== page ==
Additionally, the RCMP is the world leader and benchmark in both Emergency Response Team and Police Dog Services training. 

Police officers face public, media, and armchair critic vitriol and sensationalism every day yet continue to show up, knowing it may come at the expense of their own lives. It’s no surprise that in a tight job market those considering a career in service to others may seek alternate career paths. It takes a particularly committed and brave person to be a cop in today’s environment and we should all be grateful for them. 

When it comes to Federal policing, the harsh truth is that numerous, successive, federal governments have chosen to chronically underfund and ignore this and many areas of the RCMP. Put simply, you can’t hire if you aren’t given the budget to pay new officers.  

Canada benefits from a single police service providing local, provincial, federal, international, and specialist policing. The RCMP collaborates, communicates, and shares technology and information which is a significant benefit not often experienced in countries with independent police agencies who protect their turf and even compete with one another. Our model has been validated by similar successful single structures in Scotland, Finland, and Denmark. 

The size, scope, and ability of RCMP Members to provide rapid “surge capacity” to Canadians in the smallest to largest communities for disasters such as wildfires, floods, landslides, and other major public safety events is unique and critical, and too often overlooked and undervalued. The deployment of hundreds of consistently trained RCMP Members as we’ve seen in B.C.’s Interior, Yellowknife, Ottawa, and the Atlantic provinces, could simply not be replicated with independent local police services.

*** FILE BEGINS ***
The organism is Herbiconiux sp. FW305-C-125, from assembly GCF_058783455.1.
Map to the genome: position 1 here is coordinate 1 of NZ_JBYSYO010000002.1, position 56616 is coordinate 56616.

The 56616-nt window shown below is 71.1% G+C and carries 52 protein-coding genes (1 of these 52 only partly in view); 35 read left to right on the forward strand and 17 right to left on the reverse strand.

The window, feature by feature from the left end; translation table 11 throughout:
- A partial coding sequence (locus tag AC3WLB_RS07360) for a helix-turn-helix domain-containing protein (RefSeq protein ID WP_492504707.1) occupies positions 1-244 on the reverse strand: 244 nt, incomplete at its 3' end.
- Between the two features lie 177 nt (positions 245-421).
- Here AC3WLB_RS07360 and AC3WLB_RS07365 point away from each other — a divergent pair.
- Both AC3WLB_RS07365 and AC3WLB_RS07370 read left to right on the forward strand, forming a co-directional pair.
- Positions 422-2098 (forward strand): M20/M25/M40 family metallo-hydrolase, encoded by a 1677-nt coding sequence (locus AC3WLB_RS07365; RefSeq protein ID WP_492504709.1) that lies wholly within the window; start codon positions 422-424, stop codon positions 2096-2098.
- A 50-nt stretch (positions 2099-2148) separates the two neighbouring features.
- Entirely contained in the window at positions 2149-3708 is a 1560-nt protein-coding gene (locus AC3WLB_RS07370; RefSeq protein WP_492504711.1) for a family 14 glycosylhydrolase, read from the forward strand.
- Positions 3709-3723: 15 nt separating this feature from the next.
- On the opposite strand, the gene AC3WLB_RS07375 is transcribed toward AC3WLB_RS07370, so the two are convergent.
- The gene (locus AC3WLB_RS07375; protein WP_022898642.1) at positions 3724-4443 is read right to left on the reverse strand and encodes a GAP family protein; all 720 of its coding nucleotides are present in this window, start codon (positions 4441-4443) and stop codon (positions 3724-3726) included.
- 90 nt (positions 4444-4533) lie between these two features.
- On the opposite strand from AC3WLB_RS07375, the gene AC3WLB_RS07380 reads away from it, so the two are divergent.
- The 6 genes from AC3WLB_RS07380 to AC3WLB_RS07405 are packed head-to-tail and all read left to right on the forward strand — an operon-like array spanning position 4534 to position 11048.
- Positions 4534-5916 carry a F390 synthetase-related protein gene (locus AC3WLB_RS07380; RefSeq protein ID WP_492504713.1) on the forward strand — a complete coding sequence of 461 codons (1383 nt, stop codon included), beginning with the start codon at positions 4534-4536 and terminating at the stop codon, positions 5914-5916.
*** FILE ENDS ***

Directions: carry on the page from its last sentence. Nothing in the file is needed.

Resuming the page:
I was present when the MCC Commissioners tabled their report. They were unequivocal in their comments that no person or organization could have predicted that tragic event, and first responders acted appropriately and courageously in an extremely dangerous environment. These are among the most important findings within the three thousand-plus page reports, but not highlighted in the media. Our Members showed true heroism in a tragic and unprecedented maelstrom of violence and evolving intensity, and that should never be forgotten.  

During this holiday season, while many of us have been enjoying rest and time with loved ones, our Members have been away from their families working to safeguard our communities, large and small, to make our world a better, safer place. They deserve our thanks and respect today and every day. We wish them all a safe and happy 2024. 

Brian Sauvé

President & CEO National Police Federation 

About the National Police Federation: 

The National Police Federation (NPF) represents ~20,000 RCMP Members serving across Canada and internationally. We are the largest police union in Canada. The NPF is focused on improving public safety for all Canadians, including our Members by advocating for much-needed investment in the public safety continuum. This includes investments in police resourcing and modern equipment, as well as social programs including health, addiction, and housing supports to enhance safety and livability in the many communities we serve, large and small, across Canada. 

For more information: https://npf-fpn.com/ 

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Media Contact 

Sarah Kavanagh
Coordinator, Media Relations
[email protected]
(604) 842-6864